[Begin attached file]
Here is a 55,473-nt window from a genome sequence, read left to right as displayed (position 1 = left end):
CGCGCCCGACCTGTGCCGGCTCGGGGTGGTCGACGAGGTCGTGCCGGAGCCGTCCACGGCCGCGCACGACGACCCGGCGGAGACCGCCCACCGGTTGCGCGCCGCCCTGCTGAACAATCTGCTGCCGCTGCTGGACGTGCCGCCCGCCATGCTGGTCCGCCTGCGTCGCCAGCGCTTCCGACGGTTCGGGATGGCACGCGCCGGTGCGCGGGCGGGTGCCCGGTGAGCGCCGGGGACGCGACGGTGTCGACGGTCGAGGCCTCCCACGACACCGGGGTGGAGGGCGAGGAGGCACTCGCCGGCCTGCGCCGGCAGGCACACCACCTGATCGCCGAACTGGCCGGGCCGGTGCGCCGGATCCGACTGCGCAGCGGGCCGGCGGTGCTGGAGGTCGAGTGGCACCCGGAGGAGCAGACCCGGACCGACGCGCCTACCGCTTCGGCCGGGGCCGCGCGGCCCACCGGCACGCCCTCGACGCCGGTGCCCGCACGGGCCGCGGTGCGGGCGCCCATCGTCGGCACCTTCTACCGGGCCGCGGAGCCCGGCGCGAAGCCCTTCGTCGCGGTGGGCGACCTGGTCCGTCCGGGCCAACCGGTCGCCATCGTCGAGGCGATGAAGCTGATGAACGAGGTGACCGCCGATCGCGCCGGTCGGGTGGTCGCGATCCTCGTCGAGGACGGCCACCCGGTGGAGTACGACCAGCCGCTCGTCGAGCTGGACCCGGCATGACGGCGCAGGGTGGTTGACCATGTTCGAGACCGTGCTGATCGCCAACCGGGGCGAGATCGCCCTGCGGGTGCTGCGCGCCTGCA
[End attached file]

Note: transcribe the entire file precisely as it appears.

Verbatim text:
Here is a 55,473-nt window from a genome sequence, read left to right as displayed (position 1 = left end):
CGCGCCCGACCTGTGCCGGCTCGGGGTGGTCGACGAGGTCGTGCCGGAGCCGTCCACGGCCGCGCACGACGACCCGGCGGAGACCGCCCACCGGTTGCGCGCCGCCCTGCTGAACAATCTGCTGCCGCTGCTGGACGTGCCGCCCGCCATGCTGGTCCGCCTGCGTCGCCAGCGCTTCCGACGGTTCGGGATGGCACGCGCCGGTGCGCGGGCGGGTGCCCGGTGAGCGCCGGGGACGCGACGGTGTCGACGGTCGAGGCCTCCCACGACACCGGGGTGGAGGGCGAGGAGGCACTCGCCGGCCTGCGCCGGCAGGCACACCACCTGATCGCCGAACTGGCCGGGCCGGTGCGCCGGATCCGACTGCGCAGCGGGCCGGCGGTGCTGGAGGTCGAGTGGCACCCGGAGGAGCAGACCCGGACCGACGCGCCTACCGCTTCGGCCGGGGCCGCGCGGCCCACCGGCACGCCCTCGACGCCGGTGCCCGCACGGGCCGCGGTGCGGGCGCCCATCGTCGGCACCTTCTACCGGGCCGCGGAGCCCGGCGCGAAGCCCTTCGTCGCGGTGGGCGACCTGGTCCGTCCGGGCCAACCGGTCGCCATCGTCGAGGCGATGAAGCTGATGAACGAGGTGACCGCCGATCGCGCCGGTCGGGTGGTCGCGATCCTCGTCGAGGACGGCCACCCGGTGGAGTACGACCAGCCGCTCGTCGAGCTGGACCCGGCATGACGGCGCAGGGTGGTTGACCATGTTCGAGACCGTGCTGATCGCCAACCGGGGCGAGATCGCCCTGCGGGTGCTGCGCGCCTGCA